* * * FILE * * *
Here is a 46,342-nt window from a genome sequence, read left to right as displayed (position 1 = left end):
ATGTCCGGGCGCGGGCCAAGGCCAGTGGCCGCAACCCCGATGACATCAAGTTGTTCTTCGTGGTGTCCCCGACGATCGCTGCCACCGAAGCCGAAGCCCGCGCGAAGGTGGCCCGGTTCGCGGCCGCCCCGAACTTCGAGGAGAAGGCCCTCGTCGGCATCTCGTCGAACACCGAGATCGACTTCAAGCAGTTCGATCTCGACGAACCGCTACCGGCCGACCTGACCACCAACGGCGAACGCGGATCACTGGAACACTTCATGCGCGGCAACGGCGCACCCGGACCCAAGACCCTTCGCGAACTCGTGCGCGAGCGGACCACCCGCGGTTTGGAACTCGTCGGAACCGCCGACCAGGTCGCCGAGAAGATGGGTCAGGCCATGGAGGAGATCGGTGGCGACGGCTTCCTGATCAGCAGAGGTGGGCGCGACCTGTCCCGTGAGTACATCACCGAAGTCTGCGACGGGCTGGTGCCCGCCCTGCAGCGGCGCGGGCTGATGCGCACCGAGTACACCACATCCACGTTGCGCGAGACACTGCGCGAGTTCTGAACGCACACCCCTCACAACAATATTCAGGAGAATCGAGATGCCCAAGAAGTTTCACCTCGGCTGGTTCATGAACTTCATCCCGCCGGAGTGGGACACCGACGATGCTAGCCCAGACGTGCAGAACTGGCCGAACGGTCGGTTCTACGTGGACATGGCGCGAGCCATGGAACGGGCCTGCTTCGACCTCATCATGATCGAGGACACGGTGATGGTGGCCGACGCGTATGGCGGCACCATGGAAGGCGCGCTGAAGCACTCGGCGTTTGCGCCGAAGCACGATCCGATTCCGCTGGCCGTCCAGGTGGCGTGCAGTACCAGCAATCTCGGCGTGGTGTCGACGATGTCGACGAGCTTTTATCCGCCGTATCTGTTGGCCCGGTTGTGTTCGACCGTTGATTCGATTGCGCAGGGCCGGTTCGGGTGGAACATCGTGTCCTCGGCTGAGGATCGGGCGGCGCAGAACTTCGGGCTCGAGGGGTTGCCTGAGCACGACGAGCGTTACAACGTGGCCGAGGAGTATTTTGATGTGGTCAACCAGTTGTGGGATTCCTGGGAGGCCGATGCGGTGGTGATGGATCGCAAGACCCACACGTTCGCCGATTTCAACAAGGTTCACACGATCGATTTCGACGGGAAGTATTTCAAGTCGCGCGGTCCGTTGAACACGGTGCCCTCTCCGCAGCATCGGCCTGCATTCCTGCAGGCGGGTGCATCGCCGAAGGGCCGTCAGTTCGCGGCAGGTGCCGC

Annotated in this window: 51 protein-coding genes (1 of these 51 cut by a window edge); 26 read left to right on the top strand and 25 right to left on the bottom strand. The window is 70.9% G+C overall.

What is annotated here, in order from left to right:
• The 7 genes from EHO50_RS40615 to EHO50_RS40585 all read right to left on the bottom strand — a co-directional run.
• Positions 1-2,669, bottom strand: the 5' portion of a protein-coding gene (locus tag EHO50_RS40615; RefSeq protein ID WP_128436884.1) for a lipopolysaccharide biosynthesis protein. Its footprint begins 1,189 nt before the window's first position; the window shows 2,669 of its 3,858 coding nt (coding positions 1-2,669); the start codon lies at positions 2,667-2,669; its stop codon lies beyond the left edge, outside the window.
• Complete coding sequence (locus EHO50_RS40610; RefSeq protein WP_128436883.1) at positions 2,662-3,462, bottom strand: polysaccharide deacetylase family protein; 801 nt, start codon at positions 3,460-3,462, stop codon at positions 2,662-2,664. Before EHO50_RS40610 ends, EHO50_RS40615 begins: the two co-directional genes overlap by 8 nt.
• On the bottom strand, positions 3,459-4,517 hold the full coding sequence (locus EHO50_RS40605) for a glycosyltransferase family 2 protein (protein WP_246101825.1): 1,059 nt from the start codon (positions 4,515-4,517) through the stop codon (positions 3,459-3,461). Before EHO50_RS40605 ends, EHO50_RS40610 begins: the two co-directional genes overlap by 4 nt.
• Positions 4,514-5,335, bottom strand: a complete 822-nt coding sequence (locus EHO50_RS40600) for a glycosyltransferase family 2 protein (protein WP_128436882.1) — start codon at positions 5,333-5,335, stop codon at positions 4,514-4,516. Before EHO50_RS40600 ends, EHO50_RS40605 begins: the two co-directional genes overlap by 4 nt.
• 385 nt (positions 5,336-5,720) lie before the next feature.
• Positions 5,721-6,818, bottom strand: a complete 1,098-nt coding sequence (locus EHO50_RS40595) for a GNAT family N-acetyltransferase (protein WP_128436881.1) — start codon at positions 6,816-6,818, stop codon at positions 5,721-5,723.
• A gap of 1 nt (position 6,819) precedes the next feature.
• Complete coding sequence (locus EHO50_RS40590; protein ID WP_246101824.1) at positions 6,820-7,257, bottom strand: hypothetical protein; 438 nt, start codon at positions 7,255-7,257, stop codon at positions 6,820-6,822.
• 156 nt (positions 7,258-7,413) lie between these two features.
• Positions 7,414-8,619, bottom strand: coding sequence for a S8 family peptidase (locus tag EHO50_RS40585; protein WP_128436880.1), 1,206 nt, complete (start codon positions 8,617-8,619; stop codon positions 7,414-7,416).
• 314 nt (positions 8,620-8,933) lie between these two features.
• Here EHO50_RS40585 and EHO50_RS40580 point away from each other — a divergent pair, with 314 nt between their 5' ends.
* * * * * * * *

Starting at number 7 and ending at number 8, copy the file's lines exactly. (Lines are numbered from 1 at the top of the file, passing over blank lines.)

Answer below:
• Complete coding sequence (locus EHO50_RS40610; RefSeq protein WP_128436883.1) at positions 2,662-3,462, bottom strand: polysaccharide deacetylase family protein; 801 nt, start codon at positions 3,460-3,462, stop codon at positions 2,662-2,664. Before EHO50_RS40610 ends, EHO50_RS40615 begins: the two co-directional genes overlap by 8 nt.
• On the bottom strand, positions 3,459-4,517 hold the full coding sequence (locus EHO50_RS40605) for a glycosyltransferase family 2 protein (protein WP_246101825.1): 1,059 nt from the start codon (positions 4,515-4,517) through the stop codon (positions 3,459-3,461). Before EHO50_RS40605 ends, EHO50_RS40610 begins: the two co-directional genes overlap by 4 nt.